Boeing goes on the defensive over the 787

It seems Boeing is going on the defensive on the 787 project, with the company stating the plane is “100% Safe to Fly”.

In a conference call, Boeing Commercial Airplanes VP and 787 chief project engineer Mike Sinnett spoke to reporters during a Wednesday conference call from the company.

Due to the ongoing National Transportation Safety Board investigation of the JAL APU ground incident, Mr Sinett talked about the battery and the safeguards that are in place from posing a risk to a major incident being caused in flight. In technical terms, the APU has a 32 Volt Lithium Ion battery which acts as an electric starter, rather than an air turbine starter that exists in current designs.

Whilst the 787 has had a fair few reported issues, Mr Sinnetts says

“This is par for the course for any new airplane program. We are right where the 777 program was when it went into service.

Mr Sinnetts also states “We’re probably on the low side of the average” in regard for the number of problematic events occurring in a new commercial aircraft program.

He also states that  none of the incidents raise a serious safety concern because Boeing has put many, many layers of protection in place so that any single failure—or even multiple failures—do not compromise the aircraft’s ability to fly, with redundant options on the 787.

Boeing States that there are 50 787 aircraft currently in service, and have logged over 1 million miles of flight since first flight of the class.

Mr Sinnetts states:

“We continue to have extreme confidence in the 787 airplane”

Whilst this is all well and good – and an effort to placate a press and the flying public, the aircraft is still very new and thus every day is a learning day with a 787. Whilst carriers are learning about it there seems to be too many mistakes being caught in the public eye.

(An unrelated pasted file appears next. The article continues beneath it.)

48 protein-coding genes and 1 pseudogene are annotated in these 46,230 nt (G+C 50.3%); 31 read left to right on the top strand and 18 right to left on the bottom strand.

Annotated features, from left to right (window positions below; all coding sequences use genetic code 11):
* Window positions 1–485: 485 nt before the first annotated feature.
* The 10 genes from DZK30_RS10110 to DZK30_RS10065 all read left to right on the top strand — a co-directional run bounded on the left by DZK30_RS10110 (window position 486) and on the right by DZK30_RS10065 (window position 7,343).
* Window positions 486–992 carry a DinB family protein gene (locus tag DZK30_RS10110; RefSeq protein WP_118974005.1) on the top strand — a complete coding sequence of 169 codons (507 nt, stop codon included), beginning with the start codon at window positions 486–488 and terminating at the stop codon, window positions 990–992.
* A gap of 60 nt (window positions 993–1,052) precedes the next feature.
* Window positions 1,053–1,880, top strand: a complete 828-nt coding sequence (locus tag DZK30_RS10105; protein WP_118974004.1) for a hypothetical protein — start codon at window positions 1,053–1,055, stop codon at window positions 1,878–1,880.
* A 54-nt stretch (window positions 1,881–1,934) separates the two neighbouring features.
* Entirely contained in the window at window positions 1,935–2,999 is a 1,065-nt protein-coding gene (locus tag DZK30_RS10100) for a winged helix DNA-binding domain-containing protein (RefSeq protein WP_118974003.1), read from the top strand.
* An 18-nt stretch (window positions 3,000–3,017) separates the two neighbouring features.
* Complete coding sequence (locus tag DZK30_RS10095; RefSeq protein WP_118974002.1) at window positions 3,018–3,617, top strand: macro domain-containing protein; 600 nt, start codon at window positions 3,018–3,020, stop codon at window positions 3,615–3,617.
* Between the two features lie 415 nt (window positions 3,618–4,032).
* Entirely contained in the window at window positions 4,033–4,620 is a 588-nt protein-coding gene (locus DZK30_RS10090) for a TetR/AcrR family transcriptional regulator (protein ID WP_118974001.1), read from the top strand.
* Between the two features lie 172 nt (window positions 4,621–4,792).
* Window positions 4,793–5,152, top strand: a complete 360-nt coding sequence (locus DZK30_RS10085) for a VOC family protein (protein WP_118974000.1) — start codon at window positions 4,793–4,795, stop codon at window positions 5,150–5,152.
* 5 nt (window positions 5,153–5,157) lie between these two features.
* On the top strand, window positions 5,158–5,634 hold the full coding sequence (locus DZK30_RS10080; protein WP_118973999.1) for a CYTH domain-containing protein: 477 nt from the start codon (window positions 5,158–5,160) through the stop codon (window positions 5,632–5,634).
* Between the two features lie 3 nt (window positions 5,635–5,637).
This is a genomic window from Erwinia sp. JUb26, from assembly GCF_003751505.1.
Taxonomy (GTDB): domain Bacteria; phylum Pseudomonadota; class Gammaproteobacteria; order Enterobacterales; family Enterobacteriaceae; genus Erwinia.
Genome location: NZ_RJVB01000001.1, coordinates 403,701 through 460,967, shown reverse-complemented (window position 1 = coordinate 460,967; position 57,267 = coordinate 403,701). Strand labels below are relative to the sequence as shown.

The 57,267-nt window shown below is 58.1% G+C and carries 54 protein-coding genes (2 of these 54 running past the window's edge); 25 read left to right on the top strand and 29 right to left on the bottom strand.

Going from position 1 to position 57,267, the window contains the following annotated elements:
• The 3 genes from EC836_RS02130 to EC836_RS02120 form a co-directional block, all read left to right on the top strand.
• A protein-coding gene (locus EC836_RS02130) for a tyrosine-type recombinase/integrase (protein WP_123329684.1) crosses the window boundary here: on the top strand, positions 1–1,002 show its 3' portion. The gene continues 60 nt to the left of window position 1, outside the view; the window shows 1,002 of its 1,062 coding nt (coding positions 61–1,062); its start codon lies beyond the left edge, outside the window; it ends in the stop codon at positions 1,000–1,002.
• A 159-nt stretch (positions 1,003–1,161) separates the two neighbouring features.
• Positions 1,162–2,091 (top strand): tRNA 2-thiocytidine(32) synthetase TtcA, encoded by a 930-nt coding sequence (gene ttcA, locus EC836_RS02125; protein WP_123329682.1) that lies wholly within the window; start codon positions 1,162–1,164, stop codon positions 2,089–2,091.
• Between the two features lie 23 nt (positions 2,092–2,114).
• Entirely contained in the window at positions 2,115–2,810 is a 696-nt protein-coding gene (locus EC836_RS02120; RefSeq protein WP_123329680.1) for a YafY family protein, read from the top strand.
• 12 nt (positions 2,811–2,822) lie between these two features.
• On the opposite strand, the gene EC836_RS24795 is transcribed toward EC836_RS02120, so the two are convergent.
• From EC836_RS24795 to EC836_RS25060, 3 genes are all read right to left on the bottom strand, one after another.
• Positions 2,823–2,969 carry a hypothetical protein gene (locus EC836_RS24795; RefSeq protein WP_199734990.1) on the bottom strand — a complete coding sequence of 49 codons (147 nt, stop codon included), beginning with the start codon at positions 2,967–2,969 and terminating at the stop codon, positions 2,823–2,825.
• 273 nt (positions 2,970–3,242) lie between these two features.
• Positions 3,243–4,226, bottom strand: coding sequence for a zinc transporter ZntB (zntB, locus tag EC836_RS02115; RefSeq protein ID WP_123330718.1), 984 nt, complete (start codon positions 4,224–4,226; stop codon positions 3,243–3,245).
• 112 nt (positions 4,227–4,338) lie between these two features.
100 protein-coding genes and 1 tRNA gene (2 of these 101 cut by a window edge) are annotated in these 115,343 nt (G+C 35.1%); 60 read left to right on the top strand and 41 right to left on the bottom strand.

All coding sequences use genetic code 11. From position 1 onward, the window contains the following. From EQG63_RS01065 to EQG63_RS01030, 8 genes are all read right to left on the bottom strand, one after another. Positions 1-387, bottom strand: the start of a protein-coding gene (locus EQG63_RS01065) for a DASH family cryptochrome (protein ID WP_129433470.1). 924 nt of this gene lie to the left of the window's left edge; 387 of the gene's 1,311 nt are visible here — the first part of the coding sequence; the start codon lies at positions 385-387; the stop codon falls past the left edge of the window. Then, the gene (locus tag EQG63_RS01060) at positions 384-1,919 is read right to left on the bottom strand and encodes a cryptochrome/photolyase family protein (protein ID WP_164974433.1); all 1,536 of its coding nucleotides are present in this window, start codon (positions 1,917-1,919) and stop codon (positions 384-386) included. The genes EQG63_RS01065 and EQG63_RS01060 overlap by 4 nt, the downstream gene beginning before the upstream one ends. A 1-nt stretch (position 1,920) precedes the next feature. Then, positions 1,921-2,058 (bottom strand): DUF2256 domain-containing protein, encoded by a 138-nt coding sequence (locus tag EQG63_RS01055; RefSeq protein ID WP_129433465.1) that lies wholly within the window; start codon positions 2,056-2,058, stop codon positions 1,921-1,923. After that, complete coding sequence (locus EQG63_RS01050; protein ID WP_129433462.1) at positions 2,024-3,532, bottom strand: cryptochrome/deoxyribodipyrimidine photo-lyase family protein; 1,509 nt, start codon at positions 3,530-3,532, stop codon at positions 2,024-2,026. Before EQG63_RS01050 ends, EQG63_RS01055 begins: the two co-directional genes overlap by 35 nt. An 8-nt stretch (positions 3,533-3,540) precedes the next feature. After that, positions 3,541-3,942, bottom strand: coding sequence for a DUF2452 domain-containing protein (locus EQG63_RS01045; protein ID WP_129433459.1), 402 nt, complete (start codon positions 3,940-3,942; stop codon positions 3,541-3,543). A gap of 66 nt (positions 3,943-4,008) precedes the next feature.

No aircraft is perfect – sadly, many an incident a year puts pay to that notion, but what is more important is that both manufacturers and operators learn these mistakes, learn about them quickly – and ideally with no one aboard, and no casualties. Like the Airbus A380, this is truly a brand new aircraft, which is still shaking down into service after a few years – the 787 is a young whippersnapper in comparison with 15 months or so of actual commercial service.

To say there will be more bumps on the road as more 787’s take to the air is a given – its now down to Boeing and airlines to see how big these bumps are, and how they can be resolved safely.


  1. Oliver says

    So my question, as a reporter, would have been:

    Could the JAL fire have happened in flight somewhere over the Pacific? If so, what safeguards would have prevent it from being a major risk for the safety of the aircraft?

    Was that question asked and answered?

  2. says

    My question to Oliver and all the other plane freaks, if you have a ticket to fly the 787 tomorrow morning, would you be flying on it or moving your reservation to another aircraft? I would be on the 787!

  3. Stuart says

    This is something that I think more they should have had more test flights before delivering to the airlines.

  4. Jorge says

    Sorry but I wont fly that plane until 2018. Give me a reliable 777 or 767.